SUPREME COURT OF NEW YORK, APPELLATE DIVISION, SECOND DEPARTMENT
June 30, 1969
NANCY WARD ET AL., APPELLANTS,
JOHN F. THISTLETON, JR., RESPONDENT
In a negligence action to recover damages for personal injury, medical expenses, etc., plaintiffs appeal from a judgment of the Supreme Court, Kings County, entered December 11, 1967 in defendant's favor, upon a jury verdict.
Hopkins, Acting P. J., Benjamin and Kleinfeld, JJ., concur; Martuscello, J., concurs. Munder, J., dissents.
In our opinion, the cross-examination of plaintiff Willie Ward with respect to an alleged prior arrest of his wife, together with defense counsel's allusions thereto in the presence of the jury, was improper and resulted in substantial prejudice to plaintiffs (People v. Whitmoyer, 24 A.D.2d 611; People v. Santiago, 15 N.Y.2d 640; Kohlmann v. City of New York, 8 A.D.2d 598). We are further of the opinion that the admission into evidence of a "Radiographic Request Card" containing a notation that plaintiff Nancy Ward was "Drunk" was erroneous in view of the fact that no proof was offered to show who had made the entry, whether he was under a duty to do so, what the source of his information was, and whether the entry was made in the regular course of business of the hospital (CPLR 4518, subd. [a]; Cox v. State of New York, 3 N.Y.2d 693). The cumulative effect of these errors was such as to deprive plaintiffs of a fair trial. Martuscello, J., concurs in result, solely on the ground that the admission into the evidence of the "Radiographic Request Card" was prejudicial error.
Judgment reversed, on the law, and new trial granted, with costs to abide the event. The findings of fact below are affirmed.
Munder, J., dissents and votes to affirm the judgment, with the following memorandum:
This is not a close case. The record provides ample support for the jury's verdict for defendant, particularly if based on a finding of the injured plaintiff's contributory negligence. This plaintiff testified she was struck by defendant's automobile while crossing First Avenue from the northeast corner of 23d Street [in New York City] with the traffic light green in her favor. Defendant testified he struck her near the west side of First Avenue some 50 feet past the intersection of 23d Street as he was driving north with the light green in his favor. An independent witness, who was standing on the southwest corner and who identified himself to police at the scene, testified he was waiting for the light to change so he could cross the avenue when he saw this plaintiff running from the opposite side of the avenue at an angle toward and somewhat north of the intersection. She was holding an umbrella in front and to her left, to shield herself from the rain. This witness further testified that defendant's automobile proceeded through the intersection with the light in its favor and struck this plaintiff "slightly" north of the 23d Street curb line. In this context, I cannot agree with the majority's determination that the verdict should be overturned. Nor do I agree with the majority's specific assignments of prejudicial error. The reference to the injured plaintiff's arrest for picketing a store in Manhattan, during the cross-examination of her coplaintiff husband, occurred only when the latter persisted in testimony that the accident had rendered his wife almost non-ambulatory and restricted her walking activity to the immediate area of her home. That he knew of her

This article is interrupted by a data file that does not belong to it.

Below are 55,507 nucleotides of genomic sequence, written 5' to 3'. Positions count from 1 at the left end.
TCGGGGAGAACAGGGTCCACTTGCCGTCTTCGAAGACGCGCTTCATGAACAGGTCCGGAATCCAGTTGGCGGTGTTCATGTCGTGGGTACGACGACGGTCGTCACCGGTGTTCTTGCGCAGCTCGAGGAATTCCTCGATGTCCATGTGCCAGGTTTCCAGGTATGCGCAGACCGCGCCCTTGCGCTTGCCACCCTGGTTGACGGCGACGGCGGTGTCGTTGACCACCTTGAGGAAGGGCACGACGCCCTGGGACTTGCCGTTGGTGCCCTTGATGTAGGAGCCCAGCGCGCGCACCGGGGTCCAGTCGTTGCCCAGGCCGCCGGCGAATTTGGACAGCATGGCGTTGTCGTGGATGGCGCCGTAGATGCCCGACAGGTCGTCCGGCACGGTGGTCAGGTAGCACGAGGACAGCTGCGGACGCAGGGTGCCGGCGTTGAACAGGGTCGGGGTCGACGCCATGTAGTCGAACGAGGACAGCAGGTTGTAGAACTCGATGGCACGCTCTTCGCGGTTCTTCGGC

--> arrest for marching in a picket line served to contradict his prior testimony and was not intended to attack her character or suggest that such conduct was in any way responsible for the accident (see Landt v. Kingsway Equip. Leasing Corp., 159 N. Y. S. 2d 453, affd 4 A.D.2d 785). Such conduct would hardly be deemed degrading by a modern-day sophisticated jury. Similarly, there was nothing erroneous in permitting the admission of the "Radiographic Request Card". It was a record kept in the regular course of the hospital's business. The notation thereon indicating that plaintiff was "drunk" when admitted to the hospital was not an improper entry if it related to the injured plaintiff's examination or efforts by the hospital staff to make the examination. A patient's condition upon admission is of valuable aid in diagnosing illness or injury and prescribing medication or treatment. On its face, it appears the entry was based upon the personal observations of a hospital employee made in the course of his duties. If such was not the case, plaintiffs had sufficient time in pretrial investigation to show otherwise (CPLR 4518, subd. [a]; see Williams v. Alexander, 309 N. Y. 283, 287; People v. Eastwood, 14 N. Y. 562).
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